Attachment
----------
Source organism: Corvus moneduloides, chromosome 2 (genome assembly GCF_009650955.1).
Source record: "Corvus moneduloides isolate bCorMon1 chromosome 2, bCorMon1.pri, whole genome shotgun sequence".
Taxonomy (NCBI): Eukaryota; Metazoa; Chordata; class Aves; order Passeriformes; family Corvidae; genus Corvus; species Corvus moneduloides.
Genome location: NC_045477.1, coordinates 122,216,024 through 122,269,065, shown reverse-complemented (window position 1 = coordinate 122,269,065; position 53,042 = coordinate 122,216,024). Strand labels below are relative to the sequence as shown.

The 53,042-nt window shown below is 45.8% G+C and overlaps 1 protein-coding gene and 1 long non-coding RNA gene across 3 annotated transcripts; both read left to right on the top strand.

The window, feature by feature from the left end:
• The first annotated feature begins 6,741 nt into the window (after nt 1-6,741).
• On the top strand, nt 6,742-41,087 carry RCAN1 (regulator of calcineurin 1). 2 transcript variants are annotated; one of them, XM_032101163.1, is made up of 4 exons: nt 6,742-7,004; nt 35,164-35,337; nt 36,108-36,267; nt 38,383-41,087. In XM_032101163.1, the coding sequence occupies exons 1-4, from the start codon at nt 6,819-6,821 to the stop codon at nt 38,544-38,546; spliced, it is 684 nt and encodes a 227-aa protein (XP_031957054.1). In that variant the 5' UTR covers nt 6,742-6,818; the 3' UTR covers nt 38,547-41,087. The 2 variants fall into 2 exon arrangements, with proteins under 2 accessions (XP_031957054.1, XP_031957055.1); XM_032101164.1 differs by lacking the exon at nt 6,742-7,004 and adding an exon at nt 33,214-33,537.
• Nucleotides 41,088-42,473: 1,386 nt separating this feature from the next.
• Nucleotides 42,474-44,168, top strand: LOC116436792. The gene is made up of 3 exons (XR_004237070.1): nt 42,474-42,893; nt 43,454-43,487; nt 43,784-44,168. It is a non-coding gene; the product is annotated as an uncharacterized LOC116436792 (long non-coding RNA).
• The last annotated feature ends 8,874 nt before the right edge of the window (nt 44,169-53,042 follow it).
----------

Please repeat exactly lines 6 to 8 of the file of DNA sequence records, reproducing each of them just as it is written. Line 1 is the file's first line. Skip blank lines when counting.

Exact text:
The window, feature by feature from the left end:
• The first annotated feature begins 6,741 nt into the window (after nt 1-6,741).
• On the top strand, nt 6,742-41,087 carry RCAN1 (regulator of calcineurin 1). 2 transcript variants are annotated; one of them, XM_032101163.1, is made up of 4 exons: nt 6,742-7,004; nt 35,164-35,337; nt 36,108-36,267; nt 38,383-41,087. In XM_032101163.1, the coding sequence occupies exons 1-4, from the start codon at nt 6,819-6,821 to the stop codon at nt 38,544-38,546; spliced, it is 684 nt and encodes a 227-aa protein (XP_031957054.1). In that variant the 5' UTR covers nt 6,742-6,818; the 3' UTR covers nt 38,547-41,087. The 2 variants fall into 2 exon arrangements, with proteins under 2 accessions (XP_031957054.1, XP_031957055.1); XM_032101164.1 differs by lacking the exon at nt 6,742-7,004 and adding an exon at nt 33,214-33,537.